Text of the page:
I’m assuming no-one else has this problem.

 

Locations for Fionn mac Cumhaill

For a core narrative that some people reckon at almost a thousand years old, the Fenian Cycle is remarkably consistent with respect to some of the key locations mentioned in the narratives.

The original stories of Fionn mac Cumhaill are actually believed to originate from Leinster, hence the accumulation of story locations to the east. As the character’s popularity increased however, professional storytellers from other parts of the country started to adapt the stories to include nearby features for the local audience. That’s why, today, you’ll struggle to find anywhere in Ireland that doesn’t have at least some kind of reference to Fionn or the Fianna.

The twelfth century Macgnímartha Finn (The Boyhood Tales of Fionn) on which I based the Fionn mac Cumhaill Series, retains those very strong links to Leinster and, hence most of the action in the novels take place there. I’ve had two or three people ask for a map to give some idea of the key locations from the Fenian Cycle to provide some kind of sense of where the various incidents take place. These are as follows:

 

  • Fiodh Gaibhle (Feegalva in County Monaghan): In the Fenian Cycle narrative, this is where the warrior Fiacail mac Codhna rescues the young Fionn from the “craftsmen” mentioned in the Macgnímartha Finn (the Brotherhood of Gifted Ones in Traitor of Dún Baoiscne). I never actually mention the name of the site in the book as the setting’s always struck me as a bit too far north to fit logically with the mythological narrrative. The name Fiodh Gaibhle actually means “Gabul’s Wood” but I don’t think anyone knows who Gabul was.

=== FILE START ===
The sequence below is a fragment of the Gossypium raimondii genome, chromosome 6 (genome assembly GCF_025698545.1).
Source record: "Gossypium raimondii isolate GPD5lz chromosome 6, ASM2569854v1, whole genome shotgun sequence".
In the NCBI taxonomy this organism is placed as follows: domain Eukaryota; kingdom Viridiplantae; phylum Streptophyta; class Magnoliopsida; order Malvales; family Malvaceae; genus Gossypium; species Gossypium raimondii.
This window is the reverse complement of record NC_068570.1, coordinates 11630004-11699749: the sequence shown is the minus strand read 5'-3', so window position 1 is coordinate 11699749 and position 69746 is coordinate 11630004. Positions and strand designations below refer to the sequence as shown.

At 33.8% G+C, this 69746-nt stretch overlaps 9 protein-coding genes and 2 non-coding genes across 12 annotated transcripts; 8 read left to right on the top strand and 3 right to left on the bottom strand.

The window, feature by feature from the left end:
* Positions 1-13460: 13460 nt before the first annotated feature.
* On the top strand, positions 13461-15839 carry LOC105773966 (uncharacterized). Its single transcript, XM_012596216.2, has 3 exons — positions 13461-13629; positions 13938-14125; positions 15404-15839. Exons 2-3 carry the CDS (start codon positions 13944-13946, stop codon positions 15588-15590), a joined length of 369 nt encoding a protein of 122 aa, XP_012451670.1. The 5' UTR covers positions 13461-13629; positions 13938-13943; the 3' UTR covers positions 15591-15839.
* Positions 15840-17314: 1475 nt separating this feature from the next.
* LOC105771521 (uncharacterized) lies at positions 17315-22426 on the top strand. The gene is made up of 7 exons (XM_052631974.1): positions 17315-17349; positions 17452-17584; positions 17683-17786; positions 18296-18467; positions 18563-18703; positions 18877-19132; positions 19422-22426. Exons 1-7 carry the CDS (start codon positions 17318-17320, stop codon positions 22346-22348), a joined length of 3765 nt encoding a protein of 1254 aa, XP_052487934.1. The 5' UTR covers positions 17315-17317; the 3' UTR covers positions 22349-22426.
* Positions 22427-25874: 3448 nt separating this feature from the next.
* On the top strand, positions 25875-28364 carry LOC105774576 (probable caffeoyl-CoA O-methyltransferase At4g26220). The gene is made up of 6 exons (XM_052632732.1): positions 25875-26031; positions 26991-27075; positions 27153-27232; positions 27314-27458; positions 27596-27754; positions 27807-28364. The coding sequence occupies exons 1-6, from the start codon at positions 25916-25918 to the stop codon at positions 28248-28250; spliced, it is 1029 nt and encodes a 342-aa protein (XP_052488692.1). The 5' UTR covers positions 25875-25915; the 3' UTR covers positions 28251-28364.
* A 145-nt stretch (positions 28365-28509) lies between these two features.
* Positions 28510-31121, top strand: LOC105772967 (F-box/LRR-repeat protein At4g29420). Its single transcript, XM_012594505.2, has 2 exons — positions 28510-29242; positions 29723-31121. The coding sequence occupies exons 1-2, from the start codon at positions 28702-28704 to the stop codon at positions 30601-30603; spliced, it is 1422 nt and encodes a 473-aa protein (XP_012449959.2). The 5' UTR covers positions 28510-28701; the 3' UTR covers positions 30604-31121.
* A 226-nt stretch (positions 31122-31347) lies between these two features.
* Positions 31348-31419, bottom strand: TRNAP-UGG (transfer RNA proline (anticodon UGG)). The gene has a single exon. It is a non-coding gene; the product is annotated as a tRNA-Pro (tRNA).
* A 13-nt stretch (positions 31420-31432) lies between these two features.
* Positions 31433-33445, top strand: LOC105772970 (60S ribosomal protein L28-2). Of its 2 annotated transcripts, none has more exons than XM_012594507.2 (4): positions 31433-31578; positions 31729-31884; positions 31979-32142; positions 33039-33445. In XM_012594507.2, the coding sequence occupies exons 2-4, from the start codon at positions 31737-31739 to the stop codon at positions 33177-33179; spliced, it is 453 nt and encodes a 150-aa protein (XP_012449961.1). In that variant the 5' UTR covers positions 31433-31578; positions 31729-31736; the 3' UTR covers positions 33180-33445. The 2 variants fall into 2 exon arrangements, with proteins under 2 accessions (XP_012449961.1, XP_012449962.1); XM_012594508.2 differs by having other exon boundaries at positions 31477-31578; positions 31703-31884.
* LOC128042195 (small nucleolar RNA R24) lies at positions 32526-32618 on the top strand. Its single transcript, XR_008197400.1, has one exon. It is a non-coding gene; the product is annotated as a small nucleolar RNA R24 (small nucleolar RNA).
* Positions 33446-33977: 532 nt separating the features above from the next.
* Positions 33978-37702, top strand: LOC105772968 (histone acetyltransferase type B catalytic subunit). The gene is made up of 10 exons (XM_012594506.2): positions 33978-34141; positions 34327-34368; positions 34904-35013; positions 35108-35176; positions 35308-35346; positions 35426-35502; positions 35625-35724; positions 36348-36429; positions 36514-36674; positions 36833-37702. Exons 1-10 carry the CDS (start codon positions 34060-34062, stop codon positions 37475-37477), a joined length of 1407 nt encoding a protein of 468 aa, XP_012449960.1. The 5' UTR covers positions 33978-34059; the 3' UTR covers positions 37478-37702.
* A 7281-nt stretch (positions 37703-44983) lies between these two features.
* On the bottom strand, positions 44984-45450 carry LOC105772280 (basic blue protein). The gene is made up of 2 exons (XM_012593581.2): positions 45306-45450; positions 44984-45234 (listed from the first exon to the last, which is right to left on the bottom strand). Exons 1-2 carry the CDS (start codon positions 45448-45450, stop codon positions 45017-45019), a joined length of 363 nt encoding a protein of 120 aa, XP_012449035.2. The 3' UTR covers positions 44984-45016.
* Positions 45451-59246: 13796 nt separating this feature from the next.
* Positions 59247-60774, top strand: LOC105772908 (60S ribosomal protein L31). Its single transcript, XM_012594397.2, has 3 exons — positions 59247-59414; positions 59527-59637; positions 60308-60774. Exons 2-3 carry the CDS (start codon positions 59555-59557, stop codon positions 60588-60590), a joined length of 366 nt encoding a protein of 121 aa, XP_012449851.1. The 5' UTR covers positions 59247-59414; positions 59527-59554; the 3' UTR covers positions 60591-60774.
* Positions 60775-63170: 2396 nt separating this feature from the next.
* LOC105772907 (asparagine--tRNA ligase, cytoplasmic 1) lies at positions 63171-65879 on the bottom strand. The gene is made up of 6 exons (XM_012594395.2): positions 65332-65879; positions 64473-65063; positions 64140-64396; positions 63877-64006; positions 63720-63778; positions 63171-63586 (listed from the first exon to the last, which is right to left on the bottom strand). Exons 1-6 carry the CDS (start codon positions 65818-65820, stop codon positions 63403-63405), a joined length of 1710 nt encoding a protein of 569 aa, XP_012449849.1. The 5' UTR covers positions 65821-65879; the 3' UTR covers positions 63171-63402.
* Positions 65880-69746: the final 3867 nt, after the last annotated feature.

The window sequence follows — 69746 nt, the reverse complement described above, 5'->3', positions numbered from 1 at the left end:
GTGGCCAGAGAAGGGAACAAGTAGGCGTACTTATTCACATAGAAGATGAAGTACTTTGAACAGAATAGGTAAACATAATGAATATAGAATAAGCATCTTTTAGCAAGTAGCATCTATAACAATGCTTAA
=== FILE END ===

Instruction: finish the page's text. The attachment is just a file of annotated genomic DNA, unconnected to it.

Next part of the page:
• Ráth Bládhma: As a child, Fionn (or Demne, as he was originally known) was reared by two female guardians (Bodhmhall and The Grey One) in the forests of Sliabh Bládhma (Sliabh Bloom in County Laois). This isolated spot was the most apt area of wilderness contiguous to the areas in Leinster which would have been most populated back in the Iron Age. It would have been a logical place to set someone who’s on the run or in hiding.
  • Seiscenn Uairbhaoil: This Leinster marsh (where the warrior Fiacail mac Codhna was said to be based) is believed to be located in present day County Wicklow. It’s placement on the map is an estimate on my part.
  • Almhu: This was the site where Tadg mac Nuadat was originally said to live. According to one or two references, the fortress was painted with alum (Almhu) from whence it gets its name. This was also the childhood home of Muirne Múncháem (Fionn’s mother).
  • Dún Baoiscne – This is the one site in the Fionn mac Cumhaill series which is pure fabrication on my part. For the purposes of the series, I needed Clann Baoiscne to have a tribal territory based around a fortress which I arbitrarily named Dún Baoiscne (the fortress of Clann Baoiscne). To be fair, if there had been a Clann Baoiscne and they had a fortress, this is probably what it would have been called.

[Note: I’d like to thank Agnes Conway Davey for assistance with the map image ]